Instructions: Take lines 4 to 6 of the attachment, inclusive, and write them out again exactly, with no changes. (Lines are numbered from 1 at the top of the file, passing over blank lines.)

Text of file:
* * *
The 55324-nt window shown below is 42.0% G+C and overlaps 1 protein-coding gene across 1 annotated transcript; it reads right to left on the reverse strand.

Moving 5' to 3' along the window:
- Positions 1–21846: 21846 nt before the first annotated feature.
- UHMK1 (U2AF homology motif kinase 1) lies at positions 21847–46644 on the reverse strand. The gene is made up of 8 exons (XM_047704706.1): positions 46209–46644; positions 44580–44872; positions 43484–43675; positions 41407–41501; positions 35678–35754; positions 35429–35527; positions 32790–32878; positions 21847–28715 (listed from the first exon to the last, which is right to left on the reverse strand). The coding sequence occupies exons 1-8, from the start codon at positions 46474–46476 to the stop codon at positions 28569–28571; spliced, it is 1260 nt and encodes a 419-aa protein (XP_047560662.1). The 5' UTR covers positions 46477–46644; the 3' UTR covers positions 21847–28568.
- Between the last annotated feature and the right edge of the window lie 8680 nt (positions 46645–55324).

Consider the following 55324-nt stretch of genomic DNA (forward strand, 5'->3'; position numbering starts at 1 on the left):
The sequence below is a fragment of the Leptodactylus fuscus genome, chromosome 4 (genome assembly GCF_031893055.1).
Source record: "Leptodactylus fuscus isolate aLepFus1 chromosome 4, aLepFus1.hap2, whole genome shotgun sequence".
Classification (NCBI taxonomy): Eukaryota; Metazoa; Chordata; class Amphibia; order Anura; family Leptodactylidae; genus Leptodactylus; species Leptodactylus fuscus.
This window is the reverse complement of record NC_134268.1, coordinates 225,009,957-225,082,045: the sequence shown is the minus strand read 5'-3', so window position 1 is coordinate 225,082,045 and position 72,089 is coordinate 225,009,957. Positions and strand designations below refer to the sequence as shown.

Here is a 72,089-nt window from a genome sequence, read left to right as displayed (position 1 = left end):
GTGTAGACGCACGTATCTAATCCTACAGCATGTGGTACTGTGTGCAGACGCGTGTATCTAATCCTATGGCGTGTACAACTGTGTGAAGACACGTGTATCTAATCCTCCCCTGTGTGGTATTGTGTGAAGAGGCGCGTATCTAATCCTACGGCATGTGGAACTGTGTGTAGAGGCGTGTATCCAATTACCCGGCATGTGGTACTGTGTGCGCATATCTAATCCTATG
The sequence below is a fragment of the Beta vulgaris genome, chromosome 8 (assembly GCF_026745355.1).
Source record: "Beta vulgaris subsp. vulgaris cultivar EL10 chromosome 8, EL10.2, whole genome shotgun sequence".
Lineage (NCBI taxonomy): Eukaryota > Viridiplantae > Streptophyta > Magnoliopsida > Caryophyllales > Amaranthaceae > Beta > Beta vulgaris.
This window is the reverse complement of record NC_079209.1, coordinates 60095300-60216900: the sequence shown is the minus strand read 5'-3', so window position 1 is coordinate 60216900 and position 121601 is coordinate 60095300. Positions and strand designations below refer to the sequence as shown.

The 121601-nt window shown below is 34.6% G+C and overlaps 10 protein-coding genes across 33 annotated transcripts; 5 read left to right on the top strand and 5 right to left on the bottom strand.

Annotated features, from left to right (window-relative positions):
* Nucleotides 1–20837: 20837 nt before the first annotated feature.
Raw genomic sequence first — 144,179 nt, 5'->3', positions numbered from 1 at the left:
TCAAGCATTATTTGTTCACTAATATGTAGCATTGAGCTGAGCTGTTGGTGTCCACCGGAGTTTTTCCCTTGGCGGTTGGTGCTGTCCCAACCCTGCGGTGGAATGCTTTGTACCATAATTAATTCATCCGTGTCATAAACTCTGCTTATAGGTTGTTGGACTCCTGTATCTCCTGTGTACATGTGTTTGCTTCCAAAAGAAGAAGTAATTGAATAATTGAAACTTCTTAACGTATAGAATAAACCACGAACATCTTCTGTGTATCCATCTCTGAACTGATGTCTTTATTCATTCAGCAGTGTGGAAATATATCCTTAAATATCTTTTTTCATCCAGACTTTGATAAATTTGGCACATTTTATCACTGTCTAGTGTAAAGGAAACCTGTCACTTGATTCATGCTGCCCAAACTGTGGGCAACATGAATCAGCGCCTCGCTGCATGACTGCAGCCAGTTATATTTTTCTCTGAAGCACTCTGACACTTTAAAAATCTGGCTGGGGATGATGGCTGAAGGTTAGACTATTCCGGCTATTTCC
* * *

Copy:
- UHMK1 (U2AF homology motif kinase 1) lies at positions 21847–46644 on the reverse strand. The gene is made up of 8 exons (XM_047704706.1): positions 46209–46644; positions 44580–44872; positions 43484–43675; positions 41407–41501; positions 35678–35754; positions 35429–35527; positions 32790–32878; positions 21847–28715 (listed from the first exon to the last, which is right to left on the reverse strand). The coding sequence occupies exons 1-8, from the start codon at positions 46474–46476 to the stop codon at positions 28569–28571; spliced, it is 1260 nt and encodes a 419-aa protein (XP_047560662.1). The 5' UTR covers positions 46477–46644; the 3' UTR covers positions 21847–28568.
- Between the last annotated feature and the right edge of the window lie 8680 nt (positions 46645–55324).

Consider the following 55324-nt stretch of genomic DNA (forward strand, 5'->3'; position numbering starts at 1 on the left):